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4.2
1,676 Ratings

Kes

Directed by Ken Loach
United Kingdom, 1969
Drama

Synopsis

Bullied at school and ignored and abused at home by his indifferent mother and older brother, Billy Casper, a 15-year-old working-class Yorkshire boy, tames and trains his pet kestrel falcon whom he names Kes.

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Kes Directed by Ken Loach
Loach tends to make films that are blunt, terse and didactic (often unapologetically so), and Kes is a story which (still) transcends time and place in its exploration into the limits of personal freedom. Knock-kneed northern runt Billy Casper (David Bradley) is like a walking whipping boy for everyone he encounters.
November 11, 2016
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Despite the overt symbolism of the bird, the film never feels contrived or hackneyed. Loach’s great accomplishment is that he manages to illicit pathos without relying on cheap sentimentality. Though the film is relentlessly bleak, there are moments of comic relief (most notably the football scene), and Billy retains some glimmer of resilience until the very end.
January 13, 2012
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Working out of his own production company instead of the BBC, Loach adapts the novel by Barry Hines (like Bradley, the son of miner), observing faces and places with semistaged candor taking its cue from Forman and Menzel rather than the unchained egotism of Angry Young Man theater.
May 01, 2011
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What are people saying?

  • Duncan Gray's rating of the film Kes

    At his best, Ken Loach has a style so unadorned that it seems as if a camera isn't even there, and this is indeed Loach at his best: the brute force of a teen's working-class education played off against the more sensitive way the boy fosters his pet falcon. It's a tender study of thwarted childhood—and it gets away with an ending that shows how much Loach, as a storyteller, could resort to brute force himself.

  • Ghostman's rating of the film Kes

    One of the great coming of age films. Its power comes from its unflinching look at working class life; with sharp social commentary on the nigh pre-determined fates of those neglected by society. Starring non-actors, it has an authenticity that's remarkable & its unsentimental view is refreshing from the overwrought cock & bull blockbusters we get on a weekly basis. Timeless & unforgettable, Kes is one for the ages.

  • Pierluigi Puccini's rating of the film Kes

    An achingly beautiful tale. The bucolic music and the landscapes wandered by the formidable protagonist child and his trained kestrel, embellish the cold and austere north of England. The child's tender look upon the bird is that of yearning, beyond the predicaments of acceptance raised in his school and in his own home. Its gritty, unapologetic and sometimes despairing naturalism hits delicate fibres.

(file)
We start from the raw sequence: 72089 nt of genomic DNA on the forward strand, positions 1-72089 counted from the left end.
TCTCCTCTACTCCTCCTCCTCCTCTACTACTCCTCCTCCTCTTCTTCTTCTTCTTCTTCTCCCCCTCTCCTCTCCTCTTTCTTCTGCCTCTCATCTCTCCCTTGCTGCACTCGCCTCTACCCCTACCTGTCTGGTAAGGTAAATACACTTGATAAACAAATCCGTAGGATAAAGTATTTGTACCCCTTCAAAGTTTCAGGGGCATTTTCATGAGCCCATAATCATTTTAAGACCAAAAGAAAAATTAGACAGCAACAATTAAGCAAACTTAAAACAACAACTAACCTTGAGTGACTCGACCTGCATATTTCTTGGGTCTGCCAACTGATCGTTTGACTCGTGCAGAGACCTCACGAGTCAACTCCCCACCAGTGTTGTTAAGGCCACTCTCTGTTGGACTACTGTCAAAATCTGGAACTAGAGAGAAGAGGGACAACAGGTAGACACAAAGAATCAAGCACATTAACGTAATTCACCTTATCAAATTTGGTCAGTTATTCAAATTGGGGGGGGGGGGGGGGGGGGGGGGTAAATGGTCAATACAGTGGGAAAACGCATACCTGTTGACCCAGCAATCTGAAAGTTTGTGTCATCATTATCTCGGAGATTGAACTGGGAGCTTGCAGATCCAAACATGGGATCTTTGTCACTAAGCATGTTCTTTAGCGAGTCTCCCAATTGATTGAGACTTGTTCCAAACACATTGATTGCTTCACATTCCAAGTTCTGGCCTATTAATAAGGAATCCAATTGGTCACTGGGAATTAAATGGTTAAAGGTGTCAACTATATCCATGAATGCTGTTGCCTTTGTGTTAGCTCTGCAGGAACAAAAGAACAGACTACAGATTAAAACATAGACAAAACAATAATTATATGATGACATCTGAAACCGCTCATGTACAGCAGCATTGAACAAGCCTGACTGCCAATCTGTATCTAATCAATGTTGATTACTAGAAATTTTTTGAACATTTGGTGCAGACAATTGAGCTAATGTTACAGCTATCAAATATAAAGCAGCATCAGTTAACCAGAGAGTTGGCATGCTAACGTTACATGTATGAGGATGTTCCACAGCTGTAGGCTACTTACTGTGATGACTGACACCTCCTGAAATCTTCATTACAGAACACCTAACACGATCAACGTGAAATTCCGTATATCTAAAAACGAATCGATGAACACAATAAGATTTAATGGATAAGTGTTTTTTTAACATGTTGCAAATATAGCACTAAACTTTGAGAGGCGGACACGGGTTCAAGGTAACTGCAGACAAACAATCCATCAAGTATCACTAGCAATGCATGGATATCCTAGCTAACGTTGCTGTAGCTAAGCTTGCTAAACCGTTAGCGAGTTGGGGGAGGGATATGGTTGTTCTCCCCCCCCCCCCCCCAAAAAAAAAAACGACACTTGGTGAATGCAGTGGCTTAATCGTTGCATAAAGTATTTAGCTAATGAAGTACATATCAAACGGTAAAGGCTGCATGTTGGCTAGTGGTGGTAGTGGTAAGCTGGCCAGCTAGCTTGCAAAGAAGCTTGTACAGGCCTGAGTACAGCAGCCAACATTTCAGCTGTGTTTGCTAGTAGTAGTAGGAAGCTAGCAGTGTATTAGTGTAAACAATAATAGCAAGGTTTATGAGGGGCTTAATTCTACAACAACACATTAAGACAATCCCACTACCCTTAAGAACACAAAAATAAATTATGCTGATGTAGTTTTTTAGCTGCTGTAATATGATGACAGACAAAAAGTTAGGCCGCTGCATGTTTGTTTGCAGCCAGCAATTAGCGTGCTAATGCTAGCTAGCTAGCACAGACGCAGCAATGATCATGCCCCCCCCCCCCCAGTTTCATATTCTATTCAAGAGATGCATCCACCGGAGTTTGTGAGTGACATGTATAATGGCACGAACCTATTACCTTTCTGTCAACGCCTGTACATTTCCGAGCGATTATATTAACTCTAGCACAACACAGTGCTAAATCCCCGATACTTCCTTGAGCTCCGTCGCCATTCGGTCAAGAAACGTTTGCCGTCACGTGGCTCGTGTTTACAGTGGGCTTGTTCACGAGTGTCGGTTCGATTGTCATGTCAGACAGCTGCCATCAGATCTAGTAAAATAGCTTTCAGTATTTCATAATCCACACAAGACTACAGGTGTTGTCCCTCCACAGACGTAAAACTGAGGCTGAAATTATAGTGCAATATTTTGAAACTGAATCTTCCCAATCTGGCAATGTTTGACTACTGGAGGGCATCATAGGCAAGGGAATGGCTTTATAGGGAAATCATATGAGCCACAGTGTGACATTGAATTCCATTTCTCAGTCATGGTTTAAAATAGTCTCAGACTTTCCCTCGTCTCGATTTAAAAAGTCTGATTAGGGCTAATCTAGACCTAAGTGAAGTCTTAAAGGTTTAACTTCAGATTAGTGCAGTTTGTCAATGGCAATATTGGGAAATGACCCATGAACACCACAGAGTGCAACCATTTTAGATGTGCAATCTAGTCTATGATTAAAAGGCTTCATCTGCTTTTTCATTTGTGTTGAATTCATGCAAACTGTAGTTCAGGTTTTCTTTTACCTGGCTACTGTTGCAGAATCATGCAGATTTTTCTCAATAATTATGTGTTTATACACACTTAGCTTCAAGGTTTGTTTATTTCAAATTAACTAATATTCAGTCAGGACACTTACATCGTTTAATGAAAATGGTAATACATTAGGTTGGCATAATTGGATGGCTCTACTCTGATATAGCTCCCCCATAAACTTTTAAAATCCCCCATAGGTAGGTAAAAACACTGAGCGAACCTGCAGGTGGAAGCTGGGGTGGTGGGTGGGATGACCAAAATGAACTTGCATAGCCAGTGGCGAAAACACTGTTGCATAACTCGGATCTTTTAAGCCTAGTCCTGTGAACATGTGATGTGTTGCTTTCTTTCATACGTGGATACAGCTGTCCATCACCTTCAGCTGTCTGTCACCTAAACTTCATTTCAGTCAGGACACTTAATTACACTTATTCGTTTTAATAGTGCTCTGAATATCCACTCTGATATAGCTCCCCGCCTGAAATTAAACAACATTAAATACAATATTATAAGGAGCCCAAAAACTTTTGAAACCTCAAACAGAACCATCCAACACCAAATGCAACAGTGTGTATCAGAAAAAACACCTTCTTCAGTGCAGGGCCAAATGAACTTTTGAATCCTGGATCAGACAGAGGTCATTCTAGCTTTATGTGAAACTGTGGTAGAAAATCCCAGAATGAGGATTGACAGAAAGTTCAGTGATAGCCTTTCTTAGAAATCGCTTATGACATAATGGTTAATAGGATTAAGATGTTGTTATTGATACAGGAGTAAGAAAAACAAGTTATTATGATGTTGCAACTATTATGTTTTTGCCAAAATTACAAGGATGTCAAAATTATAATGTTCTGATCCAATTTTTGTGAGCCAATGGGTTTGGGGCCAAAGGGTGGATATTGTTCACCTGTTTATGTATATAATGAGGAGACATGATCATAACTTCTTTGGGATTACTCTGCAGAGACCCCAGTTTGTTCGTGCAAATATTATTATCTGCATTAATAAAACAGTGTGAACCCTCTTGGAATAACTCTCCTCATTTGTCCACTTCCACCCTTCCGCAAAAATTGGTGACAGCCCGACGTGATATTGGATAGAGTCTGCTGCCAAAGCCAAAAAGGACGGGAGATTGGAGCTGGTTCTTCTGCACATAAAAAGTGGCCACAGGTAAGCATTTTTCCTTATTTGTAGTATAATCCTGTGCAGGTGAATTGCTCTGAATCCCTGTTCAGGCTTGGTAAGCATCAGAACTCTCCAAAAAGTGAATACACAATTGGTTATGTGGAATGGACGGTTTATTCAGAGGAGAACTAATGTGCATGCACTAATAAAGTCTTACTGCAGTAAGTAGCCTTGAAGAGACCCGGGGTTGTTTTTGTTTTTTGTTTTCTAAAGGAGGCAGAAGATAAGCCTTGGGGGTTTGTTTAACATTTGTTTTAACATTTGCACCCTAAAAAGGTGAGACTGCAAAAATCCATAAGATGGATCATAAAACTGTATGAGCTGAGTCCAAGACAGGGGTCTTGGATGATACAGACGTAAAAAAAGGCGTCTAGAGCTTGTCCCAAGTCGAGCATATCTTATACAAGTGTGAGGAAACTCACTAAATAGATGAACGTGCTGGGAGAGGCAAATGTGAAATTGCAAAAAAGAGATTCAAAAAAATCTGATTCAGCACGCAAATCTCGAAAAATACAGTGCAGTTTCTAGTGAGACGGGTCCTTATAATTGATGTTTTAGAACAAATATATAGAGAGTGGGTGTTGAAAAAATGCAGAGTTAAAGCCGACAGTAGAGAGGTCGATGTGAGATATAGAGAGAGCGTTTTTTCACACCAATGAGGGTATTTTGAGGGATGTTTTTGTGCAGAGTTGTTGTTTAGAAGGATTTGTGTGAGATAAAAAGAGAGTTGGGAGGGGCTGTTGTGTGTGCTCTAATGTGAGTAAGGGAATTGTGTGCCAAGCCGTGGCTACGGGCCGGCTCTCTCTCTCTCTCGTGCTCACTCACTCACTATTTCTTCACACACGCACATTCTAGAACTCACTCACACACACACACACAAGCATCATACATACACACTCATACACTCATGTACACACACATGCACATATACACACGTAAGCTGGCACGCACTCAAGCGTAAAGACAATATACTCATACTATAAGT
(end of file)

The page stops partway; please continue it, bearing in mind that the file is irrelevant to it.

• Checkpoint Charlie's rating of the film Kes

    Childhood as a revolving door of oppression and torment. And though it is most appropriate with the ending it has, I still felt a bit of something of missing. Even still, it is something kids in their teens today could see and identify with; just because you're young doesn't mean your life is any easier than anybody else's, and for some youngsters it's even harder.

  • Francisco R.'s rating of the film Kes

    I grew fond of the amateur actors, all with the right faces, moves and sounds, I grew fond of their simple lives and the very tough reality they convey, but after all I realized how little it takes to salvage a boy's life from its dooming future and how little it takes to leave it back to where it was. A social commentary, a parable, a neorealist masterpiece.

  • comeandsee's rating of the film Kes

    this is one of the greatest films of all time i believe. very few other people, if any are so able to tap into the spirit of the working class as ken loach. the plot is deceptively simple with one boy and his pet, but loach also takes it to another level. the dialogue, the every day events and the relatable qualities are all pitched to a tee. visually, thematically and emotionally perfect. i love this one.

  • Daniel S.'s rating of the film Kes

    Second film directed by Ken Loach and cinematography by Chris Menges. Maybe Ken Loach's masterpiece. At least to me.

  • Ardhi Syaifuddin's rating of the film Kes

    Second viewing, with subtitles. Boy, it DOES make a difference. The physical education scene is hilarious but painful to watch at the same time.

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